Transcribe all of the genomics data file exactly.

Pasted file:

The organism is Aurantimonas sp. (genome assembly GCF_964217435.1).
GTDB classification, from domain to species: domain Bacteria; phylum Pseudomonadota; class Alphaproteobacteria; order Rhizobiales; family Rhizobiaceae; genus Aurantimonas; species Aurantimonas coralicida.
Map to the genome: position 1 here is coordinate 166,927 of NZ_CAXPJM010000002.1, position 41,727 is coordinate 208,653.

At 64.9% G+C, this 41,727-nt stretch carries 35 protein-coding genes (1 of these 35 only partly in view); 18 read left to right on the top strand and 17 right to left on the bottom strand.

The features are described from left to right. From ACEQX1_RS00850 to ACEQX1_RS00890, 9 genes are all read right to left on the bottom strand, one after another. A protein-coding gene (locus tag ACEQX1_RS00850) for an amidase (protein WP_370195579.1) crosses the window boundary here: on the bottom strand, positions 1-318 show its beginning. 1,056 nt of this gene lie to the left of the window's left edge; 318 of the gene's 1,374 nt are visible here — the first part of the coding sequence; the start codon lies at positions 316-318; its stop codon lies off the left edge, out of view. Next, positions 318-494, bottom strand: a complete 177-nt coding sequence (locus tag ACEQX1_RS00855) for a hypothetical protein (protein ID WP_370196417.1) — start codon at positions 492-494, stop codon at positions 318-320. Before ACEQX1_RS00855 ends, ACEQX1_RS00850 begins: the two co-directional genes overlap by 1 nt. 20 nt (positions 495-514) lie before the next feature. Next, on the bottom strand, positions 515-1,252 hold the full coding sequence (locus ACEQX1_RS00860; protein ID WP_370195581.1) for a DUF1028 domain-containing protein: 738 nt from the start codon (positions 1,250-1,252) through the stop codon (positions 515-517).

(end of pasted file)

The organism is Aurantimonas sp. (genome assembly GCF_964217435.1).
GTDB classification, from domain to species: domain Bacteria; phylum Pseudomonadota; class Alphaproteobacteria; order Rhizobiales; family Rhizobiaceae; genus Aurantimonas; species Aurantimonas coralicida.
Map to the genome: position 1 here is coordinate 166,927 of NZ_CAXPJM010000002.1, position 41,727 is coordinate 208,653.

At 64.9% G+C, this 41,727-nt stretch carries 35 protein-coding genes (1 of these 35 only partly in view); 18 read left to right on the top strand and 17 right to left on the bottom strand.

The features are described from left to right. From ACEQX1_RS00850 to ACEQX1_RS00890, 9 genes are all read right to left on the bottom strand, one after another. A protein-coding gene (locus tag ACEQX1_RS00850) for an amidase (protein WP_370195579.1) crosses the window boundary here: on the bottom strand, positions 1-318 show its beginning. 1,056 nt of this gene lie to the left of the window's left edge; 318 of the gene's 1,374 nt are visible here — the first part of the coding sequence; the start codon lies at positions 316-318; its stop codon lies off the left edge, out of view. Next, positions 318-494, bottom strand: a complete 177-nt coding sequence (locus tag ACEQX1_RS00855) for a hypothetical protein (protein ID WP_370196417.1) — start codon at positions 492-494, stop codon at positions 318-320. Before ACEQX1_RS00855 ends, ACEQX1_RS00850 begins: the two co-directional genes overlap by 1 nt. 20 nt (positions 495-514) lie before the next feature. Next, on the bottom strand, positions 515-1,252 hold the full coding sequence (locus ACEQX1_RS00860; protein ID WP_370195581.1) for a DUF1028 domain-containing protein: 738 nt from the start codon (positions 1,250-1,252) through the stop codon (positions 515-517).